Search Results

Restricted Access

Sanum Investments Limited v The Government of the Lao People’s Democratic Republic

PCA Case No. 2013–13, UNCITRAL Arbitration, Award on Jurisdiction, 13 December 2013 (Andrés Rigo Sureda, Bernard Hanotiau, Brigitte Stern)

Christina Binder

Restricted Access

Christina Binder

The Commission of the European Union (EU) sees intra-EU bilateral investment treaties (BITs) as incompatible with the overall structure of European Union law. Against this background, certain Member States have started to terminate their treaties. Also, some of the new Member States have, in their role as Respondents in intra-EU BIT arbitrations, asserted inter alia that the intra-EU BITs had been automatically terminated upon their accession to the EU and that BIT provisions were inapplicable because of the operation of EU law. This contribution deals with these questions from a treaty law perspective and examines the alleged conflict between EU law and intra-EU BITs in investment cases as well as the consensual termination of intra-EU BITs, including the sunset clauses incorporated therein. It argues that if intra-EU BITs are already ‘in action’, their protection usually persists. On the other hand, investors enjoy only limited protection when States agree to terminate an intra-EU BIT by consent.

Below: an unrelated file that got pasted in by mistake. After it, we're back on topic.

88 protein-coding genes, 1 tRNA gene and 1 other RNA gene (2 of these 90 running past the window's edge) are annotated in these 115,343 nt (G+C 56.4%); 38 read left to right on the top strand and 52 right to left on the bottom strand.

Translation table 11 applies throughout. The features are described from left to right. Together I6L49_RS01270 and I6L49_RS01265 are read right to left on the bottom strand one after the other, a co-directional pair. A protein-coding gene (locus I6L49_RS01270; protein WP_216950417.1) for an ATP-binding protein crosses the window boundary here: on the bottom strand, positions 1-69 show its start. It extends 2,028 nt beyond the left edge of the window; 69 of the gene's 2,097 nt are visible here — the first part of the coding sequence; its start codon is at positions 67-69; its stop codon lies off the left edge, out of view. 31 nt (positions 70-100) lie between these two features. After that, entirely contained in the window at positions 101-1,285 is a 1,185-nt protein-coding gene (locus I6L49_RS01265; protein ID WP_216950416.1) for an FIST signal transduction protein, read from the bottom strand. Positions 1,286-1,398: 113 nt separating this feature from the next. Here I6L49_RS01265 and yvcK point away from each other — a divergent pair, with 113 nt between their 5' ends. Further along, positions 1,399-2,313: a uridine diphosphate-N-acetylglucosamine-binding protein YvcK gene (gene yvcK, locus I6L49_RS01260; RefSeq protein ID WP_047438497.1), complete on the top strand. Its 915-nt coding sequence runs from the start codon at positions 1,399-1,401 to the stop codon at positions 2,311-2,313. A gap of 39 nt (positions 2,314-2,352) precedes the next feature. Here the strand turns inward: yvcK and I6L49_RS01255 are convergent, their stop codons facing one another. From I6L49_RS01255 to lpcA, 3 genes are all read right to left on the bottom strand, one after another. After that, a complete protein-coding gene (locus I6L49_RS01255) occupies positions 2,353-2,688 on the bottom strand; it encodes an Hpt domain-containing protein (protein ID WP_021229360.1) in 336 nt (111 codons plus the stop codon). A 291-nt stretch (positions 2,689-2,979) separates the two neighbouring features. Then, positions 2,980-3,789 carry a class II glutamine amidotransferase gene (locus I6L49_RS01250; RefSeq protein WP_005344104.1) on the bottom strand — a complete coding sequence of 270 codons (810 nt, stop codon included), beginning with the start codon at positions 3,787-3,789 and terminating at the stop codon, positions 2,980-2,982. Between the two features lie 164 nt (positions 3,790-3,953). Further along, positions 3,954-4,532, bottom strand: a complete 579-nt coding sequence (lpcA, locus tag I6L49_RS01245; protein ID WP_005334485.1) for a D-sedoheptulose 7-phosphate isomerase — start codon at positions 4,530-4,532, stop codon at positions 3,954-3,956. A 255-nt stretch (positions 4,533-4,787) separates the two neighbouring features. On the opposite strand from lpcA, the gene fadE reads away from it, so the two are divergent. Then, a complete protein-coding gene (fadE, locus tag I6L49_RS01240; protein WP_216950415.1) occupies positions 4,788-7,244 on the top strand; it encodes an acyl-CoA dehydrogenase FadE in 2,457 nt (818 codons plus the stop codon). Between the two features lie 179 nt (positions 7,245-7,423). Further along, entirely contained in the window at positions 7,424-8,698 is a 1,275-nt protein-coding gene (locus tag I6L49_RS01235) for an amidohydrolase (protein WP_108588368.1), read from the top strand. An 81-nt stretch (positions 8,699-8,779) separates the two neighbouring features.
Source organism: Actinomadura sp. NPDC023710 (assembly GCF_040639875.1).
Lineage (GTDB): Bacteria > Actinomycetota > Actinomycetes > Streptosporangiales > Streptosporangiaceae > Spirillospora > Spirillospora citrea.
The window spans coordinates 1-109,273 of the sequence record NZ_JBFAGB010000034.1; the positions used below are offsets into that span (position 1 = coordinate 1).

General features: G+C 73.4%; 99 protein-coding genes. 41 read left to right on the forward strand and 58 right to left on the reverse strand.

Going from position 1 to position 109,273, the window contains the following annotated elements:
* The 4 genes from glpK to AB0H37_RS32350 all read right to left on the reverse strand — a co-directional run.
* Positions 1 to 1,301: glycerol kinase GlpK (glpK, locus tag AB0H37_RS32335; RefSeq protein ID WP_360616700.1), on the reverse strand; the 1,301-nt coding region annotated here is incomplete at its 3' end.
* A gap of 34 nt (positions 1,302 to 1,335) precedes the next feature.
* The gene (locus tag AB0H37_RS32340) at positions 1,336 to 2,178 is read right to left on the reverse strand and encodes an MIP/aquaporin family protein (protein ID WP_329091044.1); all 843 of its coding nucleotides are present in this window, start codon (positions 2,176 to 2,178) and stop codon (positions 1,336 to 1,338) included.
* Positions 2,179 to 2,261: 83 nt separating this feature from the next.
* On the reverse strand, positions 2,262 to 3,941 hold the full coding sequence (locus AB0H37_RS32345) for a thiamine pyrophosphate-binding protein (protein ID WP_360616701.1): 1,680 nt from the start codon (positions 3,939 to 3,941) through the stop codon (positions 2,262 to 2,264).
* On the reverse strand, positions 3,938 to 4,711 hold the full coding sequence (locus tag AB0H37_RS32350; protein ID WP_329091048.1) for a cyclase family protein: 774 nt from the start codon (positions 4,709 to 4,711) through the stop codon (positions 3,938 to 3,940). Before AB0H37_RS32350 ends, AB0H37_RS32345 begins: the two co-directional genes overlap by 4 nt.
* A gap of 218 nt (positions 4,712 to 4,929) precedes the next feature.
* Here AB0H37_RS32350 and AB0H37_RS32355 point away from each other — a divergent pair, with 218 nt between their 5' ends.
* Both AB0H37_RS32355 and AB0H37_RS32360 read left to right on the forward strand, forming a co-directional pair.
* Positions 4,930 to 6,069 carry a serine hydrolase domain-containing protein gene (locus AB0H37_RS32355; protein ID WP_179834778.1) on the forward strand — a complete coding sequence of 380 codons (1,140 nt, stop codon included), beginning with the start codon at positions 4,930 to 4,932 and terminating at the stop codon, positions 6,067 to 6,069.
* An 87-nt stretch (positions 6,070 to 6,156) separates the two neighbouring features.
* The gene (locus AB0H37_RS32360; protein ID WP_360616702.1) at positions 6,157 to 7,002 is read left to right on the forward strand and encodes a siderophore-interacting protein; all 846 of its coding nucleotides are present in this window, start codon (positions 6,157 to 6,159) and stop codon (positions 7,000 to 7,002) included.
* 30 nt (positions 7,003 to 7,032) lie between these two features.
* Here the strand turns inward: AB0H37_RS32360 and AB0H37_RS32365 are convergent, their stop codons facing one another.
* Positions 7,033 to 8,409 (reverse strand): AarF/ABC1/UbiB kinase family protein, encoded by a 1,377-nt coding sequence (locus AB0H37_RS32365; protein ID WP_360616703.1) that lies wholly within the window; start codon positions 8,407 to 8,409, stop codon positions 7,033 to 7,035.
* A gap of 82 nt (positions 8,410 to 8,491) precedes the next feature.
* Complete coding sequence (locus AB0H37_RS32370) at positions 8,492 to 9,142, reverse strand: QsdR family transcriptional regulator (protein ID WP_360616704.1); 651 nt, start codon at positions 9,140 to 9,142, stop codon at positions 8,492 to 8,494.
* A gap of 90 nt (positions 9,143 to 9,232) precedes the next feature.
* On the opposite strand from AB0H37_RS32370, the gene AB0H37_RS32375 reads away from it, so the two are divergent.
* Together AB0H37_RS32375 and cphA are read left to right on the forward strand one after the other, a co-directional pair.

Restricted Access

Series:

Christina Binder

The concept of unjust enrichment is usually referred to as a general principle of law. This is supported by comparative legal analysis. Remedies against unlawful shifts of assets exist in nearly all contemporary domestic legal systems. Also international arbitral tribunals accept unjust enrichment as a general principle of law in their case law; as did the Iran-US Claims Tribunal in its jurisprudence. Thus, there is undeniable support for the claim that unjust enrichment constitutes a general principle of law. Still, the exact contours of the concept of unjust enrichment remain disputed. Unjust enrichment is not a unitary concept. This presentation argues accordingly that one has to look into each specific fact situation to see whether a claim based on unjust enrichment is admissible. This will be shown with particular focus on contracts/treaties tainted with illegality.